By EDDIE PELLS AP National Writer DENVER (AP) — The postponement of the Tokyo Games has catapulted the sports organizations that make up the backbone of the U.S. Olympic team into crisis. At least one has already started layoffs and others are desperate to stay solvent. Some are expecting a major downturn in membership dues, while others are reeling from event cancellations totaling more than 8,000 across all sports. A database analyzed by The Associated Press shows combined projected losses of more than $121 million in revenue between February and June for 43 of the 50 national governing bodies that responded to a survey from the NGB Council in the wake of the coronavirus crisis. As much or more as the U.S. Olympic and Paralympic Committee, which serves as an umbrella regulator of the country's Olympic sports, it's the NGBs that provide funding and other support for athletes to pursue their dreams at the Olympic and other elite levels. About 80% of the typical NGB's budget goes toward supporting athletes. Not including the U.S. Tennis Association — an outlier because of the massive revenue it generates from the U.S. Open — the NGBs have a combined annual revenue of about $685 million. By comparison, the NFL and NBA each reportedly brought in about $8 billion during the latest completed season. Half the NGBs are little more than ma-and-pop operations, working with small staffs and on revenue not more than $5 million a year. The USOPC, which sent cash grants to the individual NGBs to the tune of around $65 million in 2018, is also in uncharted territory. The postponement of the Olympics forces the federation to make up for a shortfall nearing $200 million without the NBC payout that comes during Olympic years. The USOPC broke with recent practice by not taking out insurance against that possible loss, instead deciding to self-insure. Some of the shortfall is expected to come from an endowment fund created out of a surplus from the 1984 LA Olympics. The USOPC says the losses across American sports could range from $600 million to $800 million. A good portion of these losses can be recouped if the games go forward, as expected, in 2021. But staying financially healthy until that time is not a given for some of the more vulnerable NGBs. “I haven't heard anyone say their NGB itself was going to go out of business,” said Max Cobb, the president of U.S. Biathlon, who doubles as leader of the USOPC's NGB Council. “But there's very little buffer to absorb any revenue loss for an NGB. They all run on a very tight revenue and expense model, and very few have much in the way of savings.” Already, USA Cycling, a mid-sized NGB with an approximate annual revenue of $15 million, laid off eight of its 70-person staff. And USA Rugby, which existed on about $14 million in revenue through 2017, was already teetering and could be nearing closer to bankruptcy with the added uncertainty the Olympic postponement has brought. Many NGBs, such as cycling, are event driven — reliant on cash brought when people sign up for local and national competitions that they sanction. Others, such as USA Swimming, get their lion's share of funding from membership dues, which are taking a hit as facilities around the nation close on the order of state and local governments. “We, as an NGB, will feel it next fall when memberships start rolling in. That shortfall could have a profound effect,” said USA Swimming's Tim Hinchey. “We can overcome a lot of these things, I think, if all comes back to normal. But we have to wait and see like everyone else.” The only event that makes money for swimming is its Olympic trials, which are also a significant revenue source for track, gymnastics and other sports that send large teams. All have been postponed, to be rescheduled when the IOC sets a new date for the Olympics in 2021. The USOPC recently sent a letter to Congress asking for $200 million to be included in the $2 trillion coronavirus relief package that passed through the House of Representatives on Friday. The money, it said, was to be used to support about 2,500 athletes and to help NGBs, which have a total of about 4,500 full-time employees. “On short notice, we surveyed NGBs and then made additional assumptions about the current and future impact of the pandemic on athlete financial support,” CEO Sarah Hirshland said. “Reflective of that work, funds were requested on behalf of athletes and NGBs only.” That request wasn't granted — the federal government has a long history of not providing financial support to the Olympics — though Cobb said he was encouraged that not-for-profit businesses such as the NGBs are allowed to apply for loans as part of the stimulus package's $349 billion “Paycheck Protection Program.” Hinchey said he'll direct some struggling swim clubs to also seek relief from the loan program. What's clear to Cobb is that without some help, more layoffs could be imminent at some NGBs, while others will suffer in ways that the broad public might not recognize right away. Without as much revenue to support a wider swath of coaching and training programs, to say nothing of equipment and state-of-the-art training facilities, some sports' pipelines might suffer. “The athletes receiving the support right now have earned that by being the best in the country,” Cobb said. “But it's that next generation of athletes, and all the NGBs rely on that next generation, that's the group that's the most impacted.”.....»»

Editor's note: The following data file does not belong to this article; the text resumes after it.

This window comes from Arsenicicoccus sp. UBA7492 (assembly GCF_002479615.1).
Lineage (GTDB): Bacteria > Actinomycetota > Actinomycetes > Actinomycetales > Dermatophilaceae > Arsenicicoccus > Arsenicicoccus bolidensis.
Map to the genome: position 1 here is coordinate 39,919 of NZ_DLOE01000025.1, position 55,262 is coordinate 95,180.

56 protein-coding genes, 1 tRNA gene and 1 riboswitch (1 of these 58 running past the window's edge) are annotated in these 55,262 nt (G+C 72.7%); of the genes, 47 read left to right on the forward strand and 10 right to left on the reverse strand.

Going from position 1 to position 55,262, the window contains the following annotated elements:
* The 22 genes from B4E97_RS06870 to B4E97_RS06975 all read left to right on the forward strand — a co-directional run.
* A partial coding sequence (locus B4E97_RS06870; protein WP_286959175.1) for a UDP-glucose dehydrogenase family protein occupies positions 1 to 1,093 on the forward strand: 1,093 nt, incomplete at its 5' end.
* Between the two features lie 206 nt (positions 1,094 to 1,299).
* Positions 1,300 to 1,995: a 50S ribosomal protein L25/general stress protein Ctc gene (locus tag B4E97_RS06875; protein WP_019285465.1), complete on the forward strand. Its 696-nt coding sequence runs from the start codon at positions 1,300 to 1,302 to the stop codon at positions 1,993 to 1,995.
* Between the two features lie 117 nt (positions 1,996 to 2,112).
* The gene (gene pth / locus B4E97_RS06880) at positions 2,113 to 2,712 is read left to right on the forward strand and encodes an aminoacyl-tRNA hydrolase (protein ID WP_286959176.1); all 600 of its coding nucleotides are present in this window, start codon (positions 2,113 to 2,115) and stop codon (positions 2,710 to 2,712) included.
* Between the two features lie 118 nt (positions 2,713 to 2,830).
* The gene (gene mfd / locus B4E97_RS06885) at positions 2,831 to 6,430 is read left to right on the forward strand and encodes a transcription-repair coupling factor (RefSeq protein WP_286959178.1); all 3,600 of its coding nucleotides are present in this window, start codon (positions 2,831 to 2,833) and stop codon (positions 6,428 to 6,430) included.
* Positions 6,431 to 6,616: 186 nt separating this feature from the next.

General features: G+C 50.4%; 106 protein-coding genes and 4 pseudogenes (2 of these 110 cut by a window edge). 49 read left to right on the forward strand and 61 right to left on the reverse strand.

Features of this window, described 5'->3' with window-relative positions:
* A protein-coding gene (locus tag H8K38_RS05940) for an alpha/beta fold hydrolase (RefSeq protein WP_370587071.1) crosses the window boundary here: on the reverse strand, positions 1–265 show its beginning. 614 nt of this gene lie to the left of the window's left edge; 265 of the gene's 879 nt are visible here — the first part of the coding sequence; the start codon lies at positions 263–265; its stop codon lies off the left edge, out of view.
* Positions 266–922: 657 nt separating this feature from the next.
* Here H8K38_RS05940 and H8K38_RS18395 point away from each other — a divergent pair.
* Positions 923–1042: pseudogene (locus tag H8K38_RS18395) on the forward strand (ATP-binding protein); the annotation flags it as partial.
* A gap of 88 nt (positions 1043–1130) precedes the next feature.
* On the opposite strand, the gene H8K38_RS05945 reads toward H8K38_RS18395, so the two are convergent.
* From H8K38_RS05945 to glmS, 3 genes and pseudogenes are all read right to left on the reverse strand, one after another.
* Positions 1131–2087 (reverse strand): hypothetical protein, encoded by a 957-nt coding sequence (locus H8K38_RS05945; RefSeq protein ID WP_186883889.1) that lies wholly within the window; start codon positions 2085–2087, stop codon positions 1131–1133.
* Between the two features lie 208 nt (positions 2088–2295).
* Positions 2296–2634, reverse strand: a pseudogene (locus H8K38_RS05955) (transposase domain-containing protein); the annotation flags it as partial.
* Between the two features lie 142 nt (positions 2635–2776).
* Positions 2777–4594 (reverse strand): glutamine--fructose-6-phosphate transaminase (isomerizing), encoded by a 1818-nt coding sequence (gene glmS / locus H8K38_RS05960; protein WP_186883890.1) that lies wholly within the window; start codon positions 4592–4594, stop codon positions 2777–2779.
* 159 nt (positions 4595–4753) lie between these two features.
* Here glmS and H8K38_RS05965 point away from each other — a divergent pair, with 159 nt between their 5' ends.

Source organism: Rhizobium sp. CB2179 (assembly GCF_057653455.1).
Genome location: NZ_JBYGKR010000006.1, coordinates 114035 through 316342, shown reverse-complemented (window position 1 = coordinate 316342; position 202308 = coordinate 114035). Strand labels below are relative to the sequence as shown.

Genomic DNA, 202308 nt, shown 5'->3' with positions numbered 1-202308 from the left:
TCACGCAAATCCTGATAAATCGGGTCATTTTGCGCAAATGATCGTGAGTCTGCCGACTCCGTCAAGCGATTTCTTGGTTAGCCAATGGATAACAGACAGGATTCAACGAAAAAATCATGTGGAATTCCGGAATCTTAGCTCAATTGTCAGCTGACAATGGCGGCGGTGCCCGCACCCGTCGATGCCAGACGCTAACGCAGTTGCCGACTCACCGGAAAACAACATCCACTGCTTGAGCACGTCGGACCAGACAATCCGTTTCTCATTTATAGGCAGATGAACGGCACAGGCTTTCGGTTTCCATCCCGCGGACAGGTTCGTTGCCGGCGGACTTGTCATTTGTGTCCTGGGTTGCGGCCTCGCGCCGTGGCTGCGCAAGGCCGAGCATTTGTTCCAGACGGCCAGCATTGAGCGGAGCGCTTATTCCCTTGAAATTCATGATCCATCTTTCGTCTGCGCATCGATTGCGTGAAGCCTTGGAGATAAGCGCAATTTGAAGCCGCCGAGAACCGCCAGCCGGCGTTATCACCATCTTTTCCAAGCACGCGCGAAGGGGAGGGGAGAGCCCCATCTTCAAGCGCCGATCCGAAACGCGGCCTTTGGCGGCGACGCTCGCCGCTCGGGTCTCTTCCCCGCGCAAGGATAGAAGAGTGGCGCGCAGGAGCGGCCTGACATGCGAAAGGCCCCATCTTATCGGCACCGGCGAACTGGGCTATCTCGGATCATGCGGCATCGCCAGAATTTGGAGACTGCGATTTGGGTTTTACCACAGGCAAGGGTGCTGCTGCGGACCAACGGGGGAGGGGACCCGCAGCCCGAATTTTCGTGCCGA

Category: sportsSource:  abscbnRelated NewsMar 28th, 2020

SSS disburses P26-B salary loans in Jan-Aug